Composed by Shunda Wallace
The short answer to this questions is yes, absolutely. In 2018 more than 43 million Americans held professional licenses and certifications with a prevalence in the fields of healthcare, law and education according to the United States Bureau of Labor and Statistics. Many of those licenses require focused discipline specific (supervised) education. In the field of medicine, for example, it is a requirement that physicians and surgeons are licensed with laws and regulations in place to govern the practice of medicine by their state and local boards.
Examples of professional organizations that act as regulatory governing bodies to professionals in healthcare include: The American Psychological Association (APA) for psychologists, The American Psychiatric Association (APA) for psychiatrists, The American Music Therapy Association (AMTA) for music therapists and the National Board of Physicians and Surgeons (NBPAS) for physicians and surgeons. These associations are put in place to ensure that clinicians and physicians adhere to a strict code of ethical and professional conduct. If physicians and clinicians refuse to adhere to compliance, they can go before the board for review with a worst case scenario of losing their license to practice.
Hospice Care in many states consists of teams put in place to provide financial resources, medical and psychological assistance, as well as comfort care for sick and ailing patients. Each patient is assigned a five person interdisciplinary team that consists of a board-certified physician, a licensed social worker, a board-certified nurse, a licensed/board certified music therapist (depending on the state) and chaplain. Every member of the interdisciplinary team has an organization that the licensed (and board-certified) practitioner can be reported to in the event of unethical practices.
Mental health and elderly consumers in community residential facilities aka group homes are provided with para-professional workers where these same protections under the law in the District of Colombia are not afforded them. Mental health consumers and the elderly should at a minimum have access to licensed residential counselors that are trained in psychopathology (the scientific study of mental disorders) for consumers in group homes diagnosed with everything from schizophrenia to anxiety disorders. Residential counselors should also require training in gerontology which is the scientific study of the elderly and the aging. As a clinical professional I have visited my share of group homes in the District of Columbia and the behavior that I have personally witnessed from residential counselors consists of non-empathic, unethical, unaccountable behavior that breaches the confidentiality, privacy and dignity of both mental health consumers and the elderly. To be quite honest, I have been privy to information confirming and personally witnessed residential counselors that laugh at, steal from, put their hands, emotionally punish and share the business of consumers for being consumers diagnosed with mental disorders.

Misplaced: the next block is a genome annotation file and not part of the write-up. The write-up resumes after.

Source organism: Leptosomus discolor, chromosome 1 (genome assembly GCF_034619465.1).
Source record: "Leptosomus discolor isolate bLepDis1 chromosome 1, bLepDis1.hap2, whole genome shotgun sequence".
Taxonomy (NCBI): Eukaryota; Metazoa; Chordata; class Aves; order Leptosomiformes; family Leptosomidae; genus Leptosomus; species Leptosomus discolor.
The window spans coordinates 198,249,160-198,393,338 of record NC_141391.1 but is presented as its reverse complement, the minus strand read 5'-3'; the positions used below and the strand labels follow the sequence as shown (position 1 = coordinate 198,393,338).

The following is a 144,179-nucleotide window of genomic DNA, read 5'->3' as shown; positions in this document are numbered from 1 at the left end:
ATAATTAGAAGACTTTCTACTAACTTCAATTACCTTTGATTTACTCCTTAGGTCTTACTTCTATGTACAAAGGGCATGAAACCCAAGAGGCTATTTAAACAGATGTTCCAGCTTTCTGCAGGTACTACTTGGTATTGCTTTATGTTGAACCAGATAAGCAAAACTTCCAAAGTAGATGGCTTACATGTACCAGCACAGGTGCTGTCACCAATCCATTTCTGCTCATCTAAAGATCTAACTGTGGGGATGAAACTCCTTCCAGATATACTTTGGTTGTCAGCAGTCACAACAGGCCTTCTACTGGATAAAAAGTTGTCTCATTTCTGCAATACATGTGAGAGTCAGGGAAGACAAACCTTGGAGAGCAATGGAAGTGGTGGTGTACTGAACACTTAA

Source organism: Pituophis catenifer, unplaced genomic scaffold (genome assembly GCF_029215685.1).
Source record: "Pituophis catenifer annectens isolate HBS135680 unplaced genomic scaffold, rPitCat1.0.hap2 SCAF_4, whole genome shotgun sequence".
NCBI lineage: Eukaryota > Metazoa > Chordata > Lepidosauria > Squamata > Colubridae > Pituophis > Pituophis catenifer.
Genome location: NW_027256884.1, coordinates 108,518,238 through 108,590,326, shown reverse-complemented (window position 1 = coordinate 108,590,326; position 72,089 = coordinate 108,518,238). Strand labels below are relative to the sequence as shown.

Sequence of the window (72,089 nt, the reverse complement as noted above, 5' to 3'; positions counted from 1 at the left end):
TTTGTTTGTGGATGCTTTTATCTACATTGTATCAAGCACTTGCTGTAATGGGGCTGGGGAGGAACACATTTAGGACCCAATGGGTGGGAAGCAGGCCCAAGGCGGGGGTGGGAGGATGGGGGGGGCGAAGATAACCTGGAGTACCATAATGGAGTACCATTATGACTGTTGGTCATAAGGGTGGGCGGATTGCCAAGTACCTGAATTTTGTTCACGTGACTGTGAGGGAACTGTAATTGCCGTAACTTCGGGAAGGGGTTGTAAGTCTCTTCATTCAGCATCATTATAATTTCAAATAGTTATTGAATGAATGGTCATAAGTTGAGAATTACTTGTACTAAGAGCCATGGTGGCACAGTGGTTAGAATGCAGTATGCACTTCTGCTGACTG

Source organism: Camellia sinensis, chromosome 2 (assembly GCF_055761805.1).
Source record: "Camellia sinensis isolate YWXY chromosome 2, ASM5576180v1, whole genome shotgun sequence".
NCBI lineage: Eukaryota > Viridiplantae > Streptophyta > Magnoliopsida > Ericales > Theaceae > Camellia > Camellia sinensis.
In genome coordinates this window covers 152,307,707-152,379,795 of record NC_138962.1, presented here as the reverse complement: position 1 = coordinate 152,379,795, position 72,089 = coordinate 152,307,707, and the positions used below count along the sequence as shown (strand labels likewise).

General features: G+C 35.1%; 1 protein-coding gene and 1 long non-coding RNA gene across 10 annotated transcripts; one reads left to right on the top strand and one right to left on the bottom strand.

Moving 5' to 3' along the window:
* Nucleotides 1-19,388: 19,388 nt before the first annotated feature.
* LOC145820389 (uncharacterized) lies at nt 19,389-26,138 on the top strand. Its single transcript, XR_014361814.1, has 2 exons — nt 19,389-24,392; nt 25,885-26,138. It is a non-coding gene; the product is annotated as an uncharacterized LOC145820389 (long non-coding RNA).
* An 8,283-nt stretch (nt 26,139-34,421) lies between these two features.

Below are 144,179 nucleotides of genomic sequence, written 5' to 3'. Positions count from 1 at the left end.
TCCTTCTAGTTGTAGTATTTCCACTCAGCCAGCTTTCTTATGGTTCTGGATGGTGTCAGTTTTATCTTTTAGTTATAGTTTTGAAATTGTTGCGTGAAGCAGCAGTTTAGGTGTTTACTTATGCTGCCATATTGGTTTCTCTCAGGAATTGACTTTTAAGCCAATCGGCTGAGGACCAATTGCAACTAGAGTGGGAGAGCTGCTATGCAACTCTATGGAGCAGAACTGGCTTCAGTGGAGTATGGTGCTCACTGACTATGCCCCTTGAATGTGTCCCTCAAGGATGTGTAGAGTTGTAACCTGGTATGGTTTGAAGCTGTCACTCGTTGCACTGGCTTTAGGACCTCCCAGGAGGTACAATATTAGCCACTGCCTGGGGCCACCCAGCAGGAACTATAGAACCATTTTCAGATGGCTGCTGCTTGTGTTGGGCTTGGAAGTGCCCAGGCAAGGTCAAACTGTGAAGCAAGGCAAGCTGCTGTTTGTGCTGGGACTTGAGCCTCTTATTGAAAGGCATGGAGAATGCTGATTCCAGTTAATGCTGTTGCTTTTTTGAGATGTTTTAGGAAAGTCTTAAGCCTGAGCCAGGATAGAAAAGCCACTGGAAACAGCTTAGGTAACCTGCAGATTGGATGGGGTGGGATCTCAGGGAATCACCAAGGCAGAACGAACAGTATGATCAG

When consumers attempt to advocate for themselves and their rights, many of them are met with gaslighting by residential counselors which is another form of emotional abuse. If a consumer enters a group home with PTSD (post traumatic stress disorder) that same consumer can easily leave the group home with C-PTSD (chronic post traumatic stress disorder). The primary reason for emotional abuse by many residential counselors is ignorance and lack of adequate training in the field of mental health. There is also the consideration that many of the residential counselors exhibit behaviors consistent with a mental health diagnosis themselves. As a precautionary measure every residential counselor and community residential facility director should be required to be administered the following psychological measurement/assessment instruments by law: PHQ, BSI, PCL-5, CAPS, MCMI, MMPI, NEO, CTS and ACES. (for continuation of this article see part 2 under the series on DC Mental Health).
Ms. Wallace holds a Bachelors of Music in Music Management from William Paterson University, Masters Degree in Jazz Arranging and Orchestration from William Paterson University in addition to an Advanced Level Certification in Music Therapy from Montclair State University.
Ms. Wallace’s research on Schizophrenia and Depression was published in Montclair State Universities “Forward Thinking” newsletter and presented/nominated for an award at Montclair State’s Research Symposium.
Shunda Wallace is a musician, composer/orchestrator, filmmaker, music psychotherapist and author. Visit Shunda on news.shundawallace.com (on any device) or shundawallace.com (on computer or laptop).